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EDONA, Ariz. — It’s a two-hour drive from the nearest big airport — through high desert and tumbleweed, through cactus-dotted hills, and, finally, red rock walls and a twisting residential road — to the room Joanne Cacciatore built.

It was designed to let the outside in: open space, high ceilings, and big windows —for light, yes, but just as important, for access to the dark night sky. Pillows, Tibetan singing bowls, and Oriental rugs fill a meditation space. From an adjacent wall peer the faces of more than a hundred children: toddlers, tweens, babies pressed to a mother’s chin.

Parents come here for time with Cacciatore, who teaches courses about traumatic grief at Arizona State University and who counsels those trying to cope with it. They travel this far largely because society generally offers limited physical and emotional space for bereavement.

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Cacciatore counsels parents who have lost children of all ages but specializes in helping in cases of perinatal death, which includes the cases of stillbirths and babies who die soon after birth.

“Parents leave the hospital and face an unsympathetic world with preconceived notions about the loss of a child and people who are not afraid to share those judgments,” she said. “It’s utterly stunning.”

Many parents build deep emotional bonds with their unborn babies, and for a mother in particular, “it’s as physical a loss as a human can endure,” Cacciatore said.

“Her body turns into a paradox: The body is producing breast milk. It’s releasing oxytocin — the love hormone — and she has nowhere to enact that love. And socially, she’s anathema. People see she’s not pregnant anymore and it’s like, ‘Oh, you had your baby?’ Day after day after day.”

While some hospitals offer counseling services to bereaved parents, others do not. Cacciatore founded the MISS Foundation in 1996 to serve parents who experience a child’s death. Through the foundation and through her private practice, Cacciatore counsels parents to “stay with their emotions until they learn to trust themselves.”

Trust themselves with what?

“That they won’t die from the pain they’re feeling,” she said. “People [can] learn to not just tolerate but actually value their emotions, even the painful ones. Because it’s part of being human.”

While Cacciatore creates physical space for the grieving, others have found different ways to create spiritual space for parents in bereavement.

In 2005, the Canadian singer-songwriter Craig Cardiff, for instance, read about Now I Lay Me Down to Sleep, a nonprofit organization that photographs parents with their babies, shortly before or after the children’s death, as a memorial.

Craig Cardiff, a Canadian singer-songwriter, performs his song about perinatal loss through a parent’s eyes. Dom Smith/STAT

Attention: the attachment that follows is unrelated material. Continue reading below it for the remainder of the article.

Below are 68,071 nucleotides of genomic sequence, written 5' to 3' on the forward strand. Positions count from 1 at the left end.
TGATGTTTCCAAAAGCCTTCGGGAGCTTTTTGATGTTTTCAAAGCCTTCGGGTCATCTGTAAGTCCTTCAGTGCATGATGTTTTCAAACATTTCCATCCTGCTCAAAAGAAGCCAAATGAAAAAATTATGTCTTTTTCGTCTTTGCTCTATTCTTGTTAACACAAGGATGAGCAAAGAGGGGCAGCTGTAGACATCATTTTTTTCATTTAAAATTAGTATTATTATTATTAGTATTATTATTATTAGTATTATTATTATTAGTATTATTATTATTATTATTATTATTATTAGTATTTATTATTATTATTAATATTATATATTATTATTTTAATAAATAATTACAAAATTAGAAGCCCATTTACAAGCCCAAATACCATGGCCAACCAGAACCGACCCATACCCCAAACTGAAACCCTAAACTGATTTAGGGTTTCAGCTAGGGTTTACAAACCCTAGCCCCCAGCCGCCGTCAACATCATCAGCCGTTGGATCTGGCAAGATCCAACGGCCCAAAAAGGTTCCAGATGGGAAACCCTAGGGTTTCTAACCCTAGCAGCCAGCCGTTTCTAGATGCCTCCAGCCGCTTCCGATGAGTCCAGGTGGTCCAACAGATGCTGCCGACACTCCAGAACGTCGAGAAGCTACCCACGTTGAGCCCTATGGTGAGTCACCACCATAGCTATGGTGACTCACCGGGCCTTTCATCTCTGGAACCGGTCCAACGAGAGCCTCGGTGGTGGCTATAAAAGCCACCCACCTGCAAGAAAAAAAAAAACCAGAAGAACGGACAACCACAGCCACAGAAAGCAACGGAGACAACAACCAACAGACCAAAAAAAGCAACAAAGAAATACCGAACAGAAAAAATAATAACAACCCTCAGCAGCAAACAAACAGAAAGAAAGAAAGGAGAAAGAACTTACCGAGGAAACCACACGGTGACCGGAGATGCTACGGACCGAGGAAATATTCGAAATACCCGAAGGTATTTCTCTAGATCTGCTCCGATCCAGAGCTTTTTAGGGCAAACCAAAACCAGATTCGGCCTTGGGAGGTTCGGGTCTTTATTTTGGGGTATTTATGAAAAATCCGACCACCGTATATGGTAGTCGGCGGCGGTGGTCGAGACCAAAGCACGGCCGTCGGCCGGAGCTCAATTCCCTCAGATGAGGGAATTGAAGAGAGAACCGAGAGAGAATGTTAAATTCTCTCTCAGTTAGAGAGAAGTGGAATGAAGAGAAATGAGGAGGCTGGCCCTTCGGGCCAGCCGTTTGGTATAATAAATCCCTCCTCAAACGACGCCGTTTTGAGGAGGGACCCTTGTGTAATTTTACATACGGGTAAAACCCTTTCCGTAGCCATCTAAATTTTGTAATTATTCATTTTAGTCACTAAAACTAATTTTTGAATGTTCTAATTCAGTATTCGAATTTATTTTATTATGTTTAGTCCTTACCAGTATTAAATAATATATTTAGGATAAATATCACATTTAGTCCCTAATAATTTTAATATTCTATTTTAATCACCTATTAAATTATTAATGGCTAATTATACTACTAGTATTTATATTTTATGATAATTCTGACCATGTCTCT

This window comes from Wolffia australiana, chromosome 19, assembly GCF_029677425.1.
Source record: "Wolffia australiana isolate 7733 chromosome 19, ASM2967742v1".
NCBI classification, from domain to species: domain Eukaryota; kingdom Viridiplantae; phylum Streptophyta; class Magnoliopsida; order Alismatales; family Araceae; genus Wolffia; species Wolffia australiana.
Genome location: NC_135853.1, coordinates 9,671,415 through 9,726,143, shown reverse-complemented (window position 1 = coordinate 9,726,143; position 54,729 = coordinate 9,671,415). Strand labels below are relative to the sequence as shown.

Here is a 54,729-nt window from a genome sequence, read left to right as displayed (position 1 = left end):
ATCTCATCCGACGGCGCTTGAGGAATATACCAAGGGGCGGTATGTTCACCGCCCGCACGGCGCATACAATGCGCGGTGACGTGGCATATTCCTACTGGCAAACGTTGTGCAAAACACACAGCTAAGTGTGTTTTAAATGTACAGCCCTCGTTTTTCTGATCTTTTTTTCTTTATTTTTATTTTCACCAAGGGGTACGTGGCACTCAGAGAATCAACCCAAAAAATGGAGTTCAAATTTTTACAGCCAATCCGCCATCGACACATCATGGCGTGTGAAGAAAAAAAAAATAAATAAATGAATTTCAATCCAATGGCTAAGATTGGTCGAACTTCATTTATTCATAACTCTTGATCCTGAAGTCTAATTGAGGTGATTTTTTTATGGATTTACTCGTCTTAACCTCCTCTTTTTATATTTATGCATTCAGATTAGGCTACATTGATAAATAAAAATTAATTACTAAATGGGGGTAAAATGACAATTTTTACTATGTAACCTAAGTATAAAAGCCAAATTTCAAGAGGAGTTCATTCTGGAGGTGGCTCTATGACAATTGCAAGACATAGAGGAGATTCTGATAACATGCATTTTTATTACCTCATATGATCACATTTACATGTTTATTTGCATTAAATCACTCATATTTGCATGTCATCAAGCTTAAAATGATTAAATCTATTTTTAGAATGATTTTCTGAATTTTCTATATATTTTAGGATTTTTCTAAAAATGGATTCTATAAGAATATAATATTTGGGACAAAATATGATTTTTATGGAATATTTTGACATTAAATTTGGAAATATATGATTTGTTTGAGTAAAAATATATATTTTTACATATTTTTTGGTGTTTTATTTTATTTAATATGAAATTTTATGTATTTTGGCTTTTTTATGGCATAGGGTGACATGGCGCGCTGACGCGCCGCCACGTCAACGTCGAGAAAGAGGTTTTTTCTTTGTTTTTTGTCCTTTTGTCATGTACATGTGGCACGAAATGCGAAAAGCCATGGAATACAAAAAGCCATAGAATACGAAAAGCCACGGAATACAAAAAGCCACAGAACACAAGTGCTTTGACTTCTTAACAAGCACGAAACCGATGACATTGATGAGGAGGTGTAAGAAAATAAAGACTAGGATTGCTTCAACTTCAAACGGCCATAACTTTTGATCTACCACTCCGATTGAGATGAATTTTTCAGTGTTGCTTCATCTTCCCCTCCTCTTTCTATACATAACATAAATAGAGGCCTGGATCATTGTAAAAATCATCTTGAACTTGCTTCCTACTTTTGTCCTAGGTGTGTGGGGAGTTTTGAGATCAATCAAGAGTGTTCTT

In a cabin outside of Wakefield, Quebec, on a Gibson J-30 guitar his parents had bought for him, Cardiff composed “Smallest Wingless,” which tries to capture the experience of perinatal loss through a parent’s eyes. (The chorus: “We said hello at the same time we said goodbye.”)

The song later found its way to YouTube, where parents have posted remembrances of their children. Many have flooded Cardiff with emails thanking him for the song.

Cardiff said he takes quiet pride in knowing that “four minutes of air being pushed through speakers can change our chemistry and help us to grieve better.”

He hadn’t yet recorded “Smallest Wingless” when, in July 1994, Cacciatore’s own daughter, Cheyenne, died 15 minutes before being born. In the weeks and months that followed, Cacciatore listened to a mixtape of “the saddest songs.”

She said she’d “pull out pictures and her blanket and booties and just wail.”

Today, Cacciatore deems listening to a song like Cardiff’s as just one kind of “micro ritual” that can help the grieving.

For her, another ritual was getting a tattoo as a memorial. On her back, she wears a condensed quotation from St. John’s “Dark Night of the Soul.” (Her version: “The soul still sings in the darkness telling of the beauty she found there: daring us not to think because she endured such tortures that she ran any more the danger of being lost in the night. Nay, in the darkness did she, rather find herself.”)

She said perhaps the most meaningful ritual was one in which she performed anonymous acts of kindness.

“While doing that, I remembered my child, and in my heart I whispered to her: ‘This is because of your love,’” Cacciatore said. “She became very much alive in those moments.”

“I don’t know what happens when we die, but if there’s a remote possibility I’ll see her again, when I close my eyes for the last time I want to open them and I want her to say, ‘Mom, you did me proud.’

“I want her to know that I brought her love to the world in that way. That’s the best I can hope for, because I can’t have her back. Not here, right now.”

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